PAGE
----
RHS Chelsea Gold medal winning gardener Adam Frost visited St Edmund’s Catholic School on Tuesday to see their spectacular new garden.
In the evening he presented awards to schools at an event at the Apex in Bury as part of Bury in Bloom’s Young Green Fingers initiative – including a special Outstanding Achievement prize for St Edmund’s.
Adam, the Royal Horticultural Society’s Ambassador for Schools, said learning about horticulture was of huge benefit to children.
“The garden is absolutely fantastic considering there was next to nothing here in April,” he said.
“It is great to see the children’s enthusiasm and listen to them talk about the garden.
“I think this part of the education process is so important.
“It teaches them things like where their food comes from and the relationship between plants and wildlife.
“For me, this should be compulsory, it should be part of everyday school life.”
Jean Hardy, Young Green Fingers co-ordinator, said: “This is an outdoor classroom really. It is about learning about gardening but also learning from gardening.”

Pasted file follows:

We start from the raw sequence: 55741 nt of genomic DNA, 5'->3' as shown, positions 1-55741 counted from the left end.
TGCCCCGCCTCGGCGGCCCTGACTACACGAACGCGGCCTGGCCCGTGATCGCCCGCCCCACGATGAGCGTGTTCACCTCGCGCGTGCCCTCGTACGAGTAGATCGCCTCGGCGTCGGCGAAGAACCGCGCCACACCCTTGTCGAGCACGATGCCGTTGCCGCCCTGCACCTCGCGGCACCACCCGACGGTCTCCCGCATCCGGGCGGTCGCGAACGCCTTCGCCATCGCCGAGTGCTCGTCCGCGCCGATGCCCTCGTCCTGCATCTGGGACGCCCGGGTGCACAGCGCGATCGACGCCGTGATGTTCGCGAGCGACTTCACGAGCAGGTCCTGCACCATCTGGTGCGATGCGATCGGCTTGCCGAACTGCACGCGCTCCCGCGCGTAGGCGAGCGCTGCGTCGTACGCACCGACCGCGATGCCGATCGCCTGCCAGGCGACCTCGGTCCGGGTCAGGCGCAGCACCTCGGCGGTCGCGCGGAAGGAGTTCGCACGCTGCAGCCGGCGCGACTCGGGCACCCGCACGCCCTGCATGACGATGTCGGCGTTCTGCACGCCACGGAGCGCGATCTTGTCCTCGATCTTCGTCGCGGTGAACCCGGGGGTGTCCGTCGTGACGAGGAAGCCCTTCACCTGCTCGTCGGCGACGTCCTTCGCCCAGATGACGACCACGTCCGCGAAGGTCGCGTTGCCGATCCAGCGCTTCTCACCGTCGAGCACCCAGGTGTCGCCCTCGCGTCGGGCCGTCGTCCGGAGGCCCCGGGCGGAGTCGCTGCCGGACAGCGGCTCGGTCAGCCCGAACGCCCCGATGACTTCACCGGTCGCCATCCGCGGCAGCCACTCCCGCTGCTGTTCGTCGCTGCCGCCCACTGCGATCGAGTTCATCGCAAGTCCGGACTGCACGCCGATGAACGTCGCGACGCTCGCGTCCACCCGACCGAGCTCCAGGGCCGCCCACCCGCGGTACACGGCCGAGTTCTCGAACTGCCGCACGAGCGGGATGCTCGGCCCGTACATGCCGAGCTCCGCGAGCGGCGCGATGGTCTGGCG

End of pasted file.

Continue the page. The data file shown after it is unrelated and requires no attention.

This year, 12 schools in the Bury area took part in the scheme.
Jean said: “With so much going on in our schools this year especially with the disruption to school grounds, we expected that gardening would be adversely affected. “For the majority of our schools this was definitely not the case and gardening has been largely maintained. “Young people are showing an increased knowledge of gardening and the importance of encouraging wildlife to their school grounds.
“As these students move through the school system we hope our upper schools will continue to encourage and support young horticulturists.”
Melanie Lesser, Bury in Bloom co-ordinator said: “Bury in Bloom were delighted to have Adam Frost RHS Ambassador got Schools visit the town and present the awards at our fabulous ceremony at the Apex on Tuesday.
“The children loved coming onto stage to receive their prizes to music and with the spotlights flashing.”
For a list of Bury in Bloom winners please Click here.